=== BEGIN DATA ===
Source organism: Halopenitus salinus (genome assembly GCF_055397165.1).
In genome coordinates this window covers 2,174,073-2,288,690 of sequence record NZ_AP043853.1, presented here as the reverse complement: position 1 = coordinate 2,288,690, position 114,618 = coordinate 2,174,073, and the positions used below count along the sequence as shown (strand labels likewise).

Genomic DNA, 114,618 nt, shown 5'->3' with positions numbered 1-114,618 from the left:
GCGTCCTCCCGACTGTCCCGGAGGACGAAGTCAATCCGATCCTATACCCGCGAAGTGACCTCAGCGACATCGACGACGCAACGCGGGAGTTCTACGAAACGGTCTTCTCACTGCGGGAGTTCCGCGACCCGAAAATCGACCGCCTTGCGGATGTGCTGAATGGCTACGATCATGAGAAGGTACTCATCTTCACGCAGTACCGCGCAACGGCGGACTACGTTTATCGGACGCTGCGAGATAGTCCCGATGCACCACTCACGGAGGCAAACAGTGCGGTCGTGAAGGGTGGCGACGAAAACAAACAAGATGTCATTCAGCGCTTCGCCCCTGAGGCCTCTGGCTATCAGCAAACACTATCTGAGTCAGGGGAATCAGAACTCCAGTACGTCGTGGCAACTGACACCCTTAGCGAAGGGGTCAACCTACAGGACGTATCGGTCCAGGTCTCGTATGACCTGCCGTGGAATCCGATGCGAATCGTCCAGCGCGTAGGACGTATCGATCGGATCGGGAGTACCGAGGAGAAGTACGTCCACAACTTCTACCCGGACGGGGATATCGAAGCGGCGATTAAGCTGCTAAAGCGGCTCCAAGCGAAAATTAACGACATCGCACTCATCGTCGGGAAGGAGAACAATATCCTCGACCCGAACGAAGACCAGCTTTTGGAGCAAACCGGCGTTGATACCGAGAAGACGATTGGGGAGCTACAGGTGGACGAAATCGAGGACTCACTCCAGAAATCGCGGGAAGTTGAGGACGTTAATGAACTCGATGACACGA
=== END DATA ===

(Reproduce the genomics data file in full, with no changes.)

Source organism: Halopenitus salinus (genome assembly GCF_055397165.1).
In genome coordinates this window covers 2,174,073-2,288,690 of sequence record NZ_AP043853.1, presented here as the reverse complement: position 1 = coordinate 2,288,690, position 114,618 = coordinate 2,174,073, and the positions used below count along the sequence as shown (strand labels likewise).

Genomic DNA, 114,618 nt, shown 5'->3' with positions numbered 1-114,618 from the left:
GCGTCCTCCCGACTGTCCCGGAGGACGAAGTCAATCCGATCCTATACCCGCGAAGTGACCTCAGCGACATCGACGACGCAACGCGGGAGTTCTACGAAACGGTCTTCTCACTGCGGGAGTTCCGCGACCCGAAAATCGACCGCCTTGCGGATGTGCTGAATGGCTACGATCATGAGAAGGTACTCATCTTCACGCAGTACCGCGCAACGGCGGACTACGTTTATCGGACGCTGCGAGATAGTCCCGATGCACCACTCACGGAGGCAAACAGTGCGGTCGTGAAGGGTGGCGACGAAAACAAACAAGATGTCATTCAGCGCTTCGCCCCTGAGGCCTCTGGCTATCAGCAAACACTATCTGAGTCAGGGGAATCAGAACTCCAGTACGTCGTGGCAACTGACACCCTTAGCGAAGGGGTCAACCTACAGGACGTATCGGTCCAGGTCTCGTATGACCTGCCGTGGAATCCGATGCGAATCGTCCAGCGCGTAGGACGTATCGATCGGATCGGGAGTACCGAGGAGAAGTACGTCCACAACTTCTACCCGGACGGGGATATCGAAGCGGCGATTAAGCTGCTAAAGCGGCTCCAAGCGAAAATTAACGACATCGCACTCATCGTCGGGAAGGAGAACAATATCCTCGACCCGAACGAAGACCAGCTTTTGGAGCAAACCGGCGTTGATACCGAGAAGACGATTGGGGAGCTACAGGTGGACGAAATCGAGGACTCACTCCAGAAATCGCGGGAAGTTGAGGACGTTAATGAACTCGATGACACGA